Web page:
Govt execs cleared of misconduct with Dimension Data

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Govt execs cleared of misconduct with Dimension Data

Two top ranking South Australian government IT executives have been cleared by the state's ombudsman of claims they broke probity rules during a 2012 trip to New Zealand with IT supplier Dimension Data.

In 2013, a whistleblower complained to SA authorities that the heads of ICT strategic sourcing and government network services took the trip with the vendor whilst in the tendering phase of a multi-million-dollar managed network services deal.

The deal, which had previously been held by DiData at a value of about $121 million over eight years, was awarded to NEC in September last year.

Both the incumbent provider and NEC had submitted their expressions of interest at the time of the trip.

The ombudsman's report does not name Dimension Data as the vendor in question, but sister publication iTnews identified the company through listed contacts.

Current head of digital government at the Department of Premier and Cabinet, Rick Seaman, has also been identified as the director of ICT strategic sourcing at the time of the trip. Daryl Keen was the then-director of StateNet service.

Both Dimension Data and the SA Department of Premier and Cabinet declined to comment.

The trip took place in September 2012, between when expressions of interest in the deal closed on 5 June 2012 and when shortlisted respondents were sent request for proposal documents on 8 January 2013.

More than two years later, SA Ombudsman Wayne Lines has concluded that the actions of the men did not amount to misconduct or maladministration within the meaning of the state’s corruption laws.

Lines said he was satisfied that the content of the NZ meetings did not overlap with the parameters of the network managed services procurement, and that the pair worked to tick boxes with government lawyers and probity advisers to ensure everything was above board.

In a redacted version of the report (pdf), however, he did question the timing of the NZ trip, during which the pair of executives met with vendors and representatives of the NZ government about their cloud buying scheme, alongside Dimension Data and several other IT vendors.

“If indeed the trip was a ‘study tour’ for .. future ICT sourcing, I query why it could not have been postponed until the finalisation of the [network managed services] tender process,” Lines wrote.

He said Seaman and Keen “could have been more circumspect” about the trip’s appearance amongst the vendor community.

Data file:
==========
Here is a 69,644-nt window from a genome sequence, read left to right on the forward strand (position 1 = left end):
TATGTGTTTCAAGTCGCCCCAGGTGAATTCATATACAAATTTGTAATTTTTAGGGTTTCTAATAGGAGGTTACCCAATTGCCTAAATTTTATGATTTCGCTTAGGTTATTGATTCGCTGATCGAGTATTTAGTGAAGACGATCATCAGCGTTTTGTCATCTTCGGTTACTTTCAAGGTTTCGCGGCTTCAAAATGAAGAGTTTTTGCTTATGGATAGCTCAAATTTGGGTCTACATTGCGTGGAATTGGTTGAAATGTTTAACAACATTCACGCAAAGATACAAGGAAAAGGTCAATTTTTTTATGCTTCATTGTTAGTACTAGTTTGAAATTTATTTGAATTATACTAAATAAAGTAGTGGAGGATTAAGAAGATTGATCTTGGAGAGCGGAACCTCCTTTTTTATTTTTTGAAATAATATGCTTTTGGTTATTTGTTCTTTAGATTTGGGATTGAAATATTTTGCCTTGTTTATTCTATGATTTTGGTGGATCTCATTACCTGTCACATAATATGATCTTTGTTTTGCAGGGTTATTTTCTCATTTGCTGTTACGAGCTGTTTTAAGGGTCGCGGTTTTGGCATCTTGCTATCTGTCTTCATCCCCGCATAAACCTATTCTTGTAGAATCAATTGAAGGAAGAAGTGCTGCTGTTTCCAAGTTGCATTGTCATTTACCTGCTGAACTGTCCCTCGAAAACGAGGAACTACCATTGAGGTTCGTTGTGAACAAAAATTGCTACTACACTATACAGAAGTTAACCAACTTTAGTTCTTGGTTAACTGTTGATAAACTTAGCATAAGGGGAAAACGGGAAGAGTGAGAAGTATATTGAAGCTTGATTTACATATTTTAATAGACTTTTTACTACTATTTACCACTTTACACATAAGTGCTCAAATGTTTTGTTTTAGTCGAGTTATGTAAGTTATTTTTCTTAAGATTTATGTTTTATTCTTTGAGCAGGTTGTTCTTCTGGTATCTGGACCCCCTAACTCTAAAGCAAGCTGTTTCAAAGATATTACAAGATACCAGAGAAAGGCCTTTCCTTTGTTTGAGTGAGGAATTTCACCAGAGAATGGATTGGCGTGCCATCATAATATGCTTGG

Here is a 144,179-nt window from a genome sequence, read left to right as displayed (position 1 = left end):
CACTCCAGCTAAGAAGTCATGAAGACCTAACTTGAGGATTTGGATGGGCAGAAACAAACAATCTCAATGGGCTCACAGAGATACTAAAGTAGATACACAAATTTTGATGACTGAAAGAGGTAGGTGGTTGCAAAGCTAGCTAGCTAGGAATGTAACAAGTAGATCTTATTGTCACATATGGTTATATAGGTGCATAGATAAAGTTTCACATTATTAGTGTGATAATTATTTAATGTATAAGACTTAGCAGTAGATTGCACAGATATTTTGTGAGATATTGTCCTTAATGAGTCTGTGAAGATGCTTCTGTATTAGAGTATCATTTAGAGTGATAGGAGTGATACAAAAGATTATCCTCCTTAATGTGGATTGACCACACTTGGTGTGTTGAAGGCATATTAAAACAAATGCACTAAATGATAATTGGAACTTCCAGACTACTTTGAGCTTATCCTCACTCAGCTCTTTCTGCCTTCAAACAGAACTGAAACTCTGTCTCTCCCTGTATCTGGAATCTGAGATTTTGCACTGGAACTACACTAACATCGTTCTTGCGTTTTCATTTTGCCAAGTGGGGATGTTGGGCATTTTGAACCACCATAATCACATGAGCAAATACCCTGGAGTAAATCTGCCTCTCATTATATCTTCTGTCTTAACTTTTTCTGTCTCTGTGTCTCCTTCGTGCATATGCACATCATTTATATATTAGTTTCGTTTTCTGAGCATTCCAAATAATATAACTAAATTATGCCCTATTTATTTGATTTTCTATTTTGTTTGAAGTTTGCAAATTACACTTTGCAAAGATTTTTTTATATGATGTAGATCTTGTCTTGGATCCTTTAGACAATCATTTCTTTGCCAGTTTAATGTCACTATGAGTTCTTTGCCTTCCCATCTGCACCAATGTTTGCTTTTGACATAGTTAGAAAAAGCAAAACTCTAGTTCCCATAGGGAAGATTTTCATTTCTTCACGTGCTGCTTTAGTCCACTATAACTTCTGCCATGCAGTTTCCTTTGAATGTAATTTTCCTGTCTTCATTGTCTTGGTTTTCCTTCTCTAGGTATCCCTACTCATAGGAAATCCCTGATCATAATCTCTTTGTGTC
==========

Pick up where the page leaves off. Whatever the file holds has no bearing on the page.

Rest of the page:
The ombudsman also dismissed suggestions of collusion, even though the two met to compare their recollections of the trip after being notified of the investigation.

Lines called the meeting “injudicious” but said he was satisfied it never “prejudiced the integrity of the investigation”.

He reserved the strongest criticism for Dimension Data, which he said tried to use the trip as an opportunity to “spruik their wares” during the tendering process.

The investigation surfaced emails between Australian and NZ DiData executives calling the SA official’s trip “an important visit … as I expect he will be part of the RFT review panel in probably the first quarter of 2013”.

DiData’s South Australian boss originally prepared a tentative itinerary for the officials, using the company’s contacts within the NZ public sector.

After discussions with DPC probity advisors, the officials turned down offers from a DiData executive to take them on a “guided tour” of the NZ government’s infrastructure and to accompany the pair on their trip.

Ultimately the trip was booked and paid for by the state government. It included a meeting with Dimension Data as well as a meeting with the NZ Police, during which DiData executives were present.

It also involved meetings with the NZ Department of Internal Affairs, NZ government IT executives and several other local IT businesses.

Seaman, identified as Mr A in the report, is quoted as defending the fine line a procurement executive walks in trying to keep abreast of developments while remaining inside the probity fence.

“So if the implication is I shouldn’t go anywhere where we have suppliers providing a service, I would never go anywhere to talk to anyone,” he argued.

“Probity isn’t about living as a mushroom, it’s about managing the contacts that you do have to reduce risk and ensure fairness and equity.”

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